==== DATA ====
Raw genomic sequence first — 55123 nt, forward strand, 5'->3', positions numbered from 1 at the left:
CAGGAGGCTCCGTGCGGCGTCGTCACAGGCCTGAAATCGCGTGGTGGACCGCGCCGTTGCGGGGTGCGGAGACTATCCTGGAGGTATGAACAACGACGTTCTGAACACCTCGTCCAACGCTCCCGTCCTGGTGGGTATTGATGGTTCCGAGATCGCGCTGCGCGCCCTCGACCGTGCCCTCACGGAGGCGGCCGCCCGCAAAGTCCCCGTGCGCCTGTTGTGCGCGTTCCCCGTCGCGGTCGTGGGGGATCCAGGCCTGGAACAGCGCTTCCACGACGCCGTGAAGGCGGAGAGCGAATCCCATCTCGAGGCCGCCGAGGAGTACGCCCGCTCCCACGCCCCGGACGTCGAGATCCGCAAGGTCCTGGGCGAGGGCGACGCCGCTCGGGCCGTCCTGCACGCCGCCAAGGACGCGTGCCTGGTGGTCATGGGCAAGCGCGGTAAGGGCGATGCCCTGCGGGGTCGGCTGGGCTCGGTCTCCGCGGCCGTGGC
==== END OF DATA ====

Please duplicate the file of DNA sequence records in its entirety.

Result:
Raw genomic sequence first — 55123 nt, forward strand, 5'->3', positions numbered from 1 at the left:
CAGGAGGCTCCGTGCGGCGTCGTCACAGGCCTGAAATCGCGTGGTGGACCGCGCCGTTGCGGGGTGCGGAGACTATCCTGGAGGTATGAACAACGACGTTCTGAACACCTCGTCCAACGCTCCCGTCCTGGTGGGTATTGATGGTTCCGAGATCGCGCTGCGCGCCCTCGACCGTGCCCTCACGGAGGCGGCCGCCCGCAAAGTCCCCGTGCGCCTGTTGTGCGCGTTCCCCGTCGCGGTCGTGGGGGATCCAGGCCTGGAACAGCGCTTCCACGACGCCGTGAAGGCGGAGAGCGAATCCCATCTCGAGGCCGCCGAGGAGTACGCCCGCTCCCACGCCCCGGACGTCGAGATCCGCAAGGTCCTGGGCGAGGGCGACGCCGCTCGGGCCGTCCTGCACGCCGCCAAGGACGCGTGCCTGGTGGTCATGGGCAAGCGCGGTAAGGGCGATGCCCTGCGGGGTCGGCTGGGCTCGGTCTCCGCGGCCGTGGC